My Birth Story

December 11, 2009. It was one week after Scout’s due date, and I was still pregnant. I wasn’t worried; it’s perfectly normal for babies, particularly first babies, to come a week or two past their due date. Still, I went to the OBGYN’s office that morning to check on the baby’s health and discuss, as necessary, induction options.

Ever since I learned I was pregnant, I’d wanted to have a natural (i.e., no drugs, and no artificial induction if possible) childbirth. If there was an issue with Scout’s health, I would be open to inducing labor. Otherwise, I wanted Scout to remain on his/her own schedule.

They checked the baby’s heartbeat at the OBGYN’s office that morning. It was its usual 140. They did an ultrasound and checked the amount of amniotic fluid available; everything looked good. As far as they could tell, the baby was healthy and thriving.

Then it was time to talk to the doctor.

I don’t remember the details of the conversation. I do know that I expressed my desire to let Scout pick his or her own birthday, and not to induce unless medically necessary.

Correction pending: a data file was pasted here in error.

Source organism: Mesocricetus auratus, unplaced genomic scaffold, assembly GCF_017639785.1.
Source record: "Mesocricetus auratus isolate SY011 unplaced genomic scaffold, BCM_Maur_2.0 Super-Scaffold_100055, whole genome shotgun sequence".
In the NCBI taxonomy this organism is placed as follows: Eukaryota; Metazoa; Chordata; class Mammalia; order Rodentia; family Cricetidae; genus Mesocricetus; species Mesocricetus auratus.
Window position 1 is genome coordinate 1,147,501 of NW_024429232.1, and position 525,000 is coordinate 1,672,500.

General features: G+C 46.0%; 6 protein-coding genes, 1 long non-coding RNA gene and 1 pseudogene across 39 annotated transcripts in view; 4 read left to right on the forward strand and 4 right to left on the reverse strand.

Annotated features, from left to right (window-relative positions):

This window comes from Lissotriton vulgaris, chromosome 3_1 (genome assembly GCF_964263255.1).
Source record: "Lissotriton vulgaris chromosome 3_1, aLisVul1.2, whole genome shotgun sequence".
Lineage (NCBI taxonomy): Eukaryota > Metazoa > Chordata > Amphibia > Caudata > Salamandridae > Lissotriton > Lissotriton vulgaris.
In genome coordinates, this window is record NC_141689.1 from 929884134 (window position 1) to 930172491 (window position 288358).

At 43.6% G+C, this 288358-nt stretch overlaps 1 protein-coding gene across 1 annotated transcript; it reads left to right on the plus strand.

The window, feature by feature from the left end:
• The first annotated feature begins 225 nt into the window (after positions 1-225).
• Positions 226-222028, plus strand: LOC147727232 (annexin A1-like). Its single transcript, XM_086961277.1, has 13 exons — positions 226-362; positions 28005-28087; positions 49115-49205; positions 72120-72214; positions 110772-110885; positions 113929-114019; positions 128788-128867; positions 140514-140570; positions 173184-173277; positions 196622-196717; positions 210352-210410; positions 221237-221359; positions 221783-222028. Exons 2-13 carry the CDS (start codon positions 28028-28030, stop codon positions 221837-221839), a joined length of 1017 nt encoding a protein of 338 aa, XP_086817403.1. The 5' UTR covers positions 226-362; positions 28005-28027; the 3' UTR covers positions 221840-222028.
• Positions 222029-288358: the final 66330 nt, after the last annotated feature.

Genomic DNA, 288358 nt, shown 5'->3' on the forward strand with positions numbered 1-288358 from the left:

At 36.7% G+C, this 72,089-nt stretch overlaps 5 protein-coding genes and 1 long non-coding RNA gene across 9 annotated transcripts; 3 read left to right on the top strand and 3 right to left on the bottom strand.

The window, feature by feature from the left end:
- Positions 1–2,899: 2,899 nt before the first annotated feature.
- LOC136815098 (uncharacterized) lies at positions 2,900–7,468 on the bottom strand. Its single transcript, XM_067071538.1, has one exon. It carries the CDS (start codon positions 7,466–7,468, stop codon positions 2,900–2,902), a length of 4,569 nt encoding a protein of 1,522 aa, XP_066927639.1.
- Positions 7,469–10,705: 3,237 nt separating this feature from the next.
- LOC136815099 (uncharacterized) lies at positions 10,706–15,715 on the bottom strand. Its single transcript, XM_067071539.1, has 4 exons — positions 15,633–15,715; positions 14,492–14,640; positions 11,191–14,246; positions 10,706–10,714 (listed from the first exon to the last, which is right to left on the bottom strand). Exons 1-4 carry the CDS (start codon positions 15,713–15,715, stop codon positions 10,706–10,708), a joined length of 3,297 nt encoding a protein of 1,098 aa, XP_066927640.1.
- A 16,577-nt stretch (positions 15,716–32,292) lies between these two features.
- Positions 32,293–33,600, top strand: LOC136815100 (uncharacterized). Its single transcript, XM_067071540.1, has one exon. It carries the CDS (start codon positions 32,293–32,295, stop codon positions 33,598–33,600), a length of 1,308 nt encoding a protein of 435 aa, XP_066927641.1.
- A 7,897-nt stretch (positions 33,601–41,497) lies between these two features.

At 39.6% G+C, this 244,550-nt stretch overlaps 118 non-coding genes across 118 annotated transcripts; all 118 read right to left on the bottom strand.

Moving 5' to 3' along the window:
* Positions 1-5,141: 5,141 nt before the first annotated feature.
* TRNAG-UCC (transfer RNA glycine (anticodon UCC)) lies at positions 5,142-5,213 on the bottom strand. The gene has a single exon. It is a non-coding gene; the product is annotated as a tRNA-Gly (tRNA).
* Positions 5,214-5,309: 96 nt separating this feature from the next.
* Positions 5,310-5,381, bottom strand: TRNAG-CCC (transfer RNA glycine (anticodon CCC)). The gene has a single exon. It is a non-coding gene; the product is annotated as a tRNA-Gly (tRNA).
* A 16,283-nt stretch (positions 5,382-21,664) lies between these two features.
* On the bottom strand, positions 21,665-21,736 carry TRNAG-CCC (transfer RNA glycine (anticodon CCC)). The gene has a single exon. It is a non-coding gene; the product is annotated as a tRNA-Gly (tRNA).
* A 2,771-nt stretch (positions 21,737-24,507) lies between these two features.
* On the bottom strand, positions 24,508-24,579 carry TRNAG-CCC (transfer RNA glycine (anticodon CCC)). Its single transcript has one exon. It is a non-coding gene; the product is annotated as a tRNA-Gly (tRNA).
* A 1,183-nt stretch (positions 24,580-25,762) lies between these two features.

But at some point, she mentioned “stillbirth”—something about how, as the pregnancy goes further past term, the chance of stillbirth increases.

I imagined giving birth to a stillborn child. I was horrified. She wanted to talk about induction. With the word "stillbirth" echoing in my mind, I listened.

Somehow, when we left the doctor’s office that morning, I’d agreed to check into the hospital the following morning so they could break my water and get my labor started. I had a bad feeling about it; this was exactly what I didn’t want. But then, I would get the image of that stillborn child …

No, I told myself. My baby is healthy; the heartbeat is fine, and the ultrasound showed that everything is normal. The baby isn’t even too big, even though it’s a week past due. Scout is fine, and I don’t need to force him/her out before he/she is ready.